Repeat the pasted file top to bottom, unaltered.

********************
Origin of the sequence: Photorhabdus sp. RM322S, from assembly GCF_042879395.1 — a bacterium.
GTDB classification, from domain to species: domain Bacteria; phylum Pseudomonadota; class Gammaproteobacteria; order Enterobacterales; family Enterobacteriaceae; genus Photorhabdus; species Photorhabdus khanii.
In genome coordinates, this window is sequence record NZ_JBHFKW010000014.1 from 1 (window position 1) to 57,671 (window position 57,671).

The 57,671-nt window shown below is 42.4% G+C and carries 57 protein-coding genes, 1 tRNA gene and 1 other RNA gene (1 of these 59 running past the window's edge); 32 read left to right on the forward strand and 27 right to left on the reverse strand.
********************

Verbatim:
Origin of the sequence: Photorhabdus sp. RM322S, from assembly GCF_042879395.1 — a bacterium.
GTDB classification, from domain to species: domain Bacteria; phylum Pseudomonadota; class Gammaproteobacteria; order Enterobacterales; family Enterobacteriaceae; genus Photorhabdus; species Photorhabdus khanii.
In genome coordinates, this window is sequence record NZ_JBHFKW010000014.1 from 1 (window position 1) to 57,671 (window position 57,671).

The 57,671-nt window shown below is 42.4% G+C and carries 57 protein-coding genes, 1 tRNA gene and 1 other RNA gene (1 of these 59 running past the window's edge); 32 read left to right on the forward strand and 27 right to left on the reverse strand.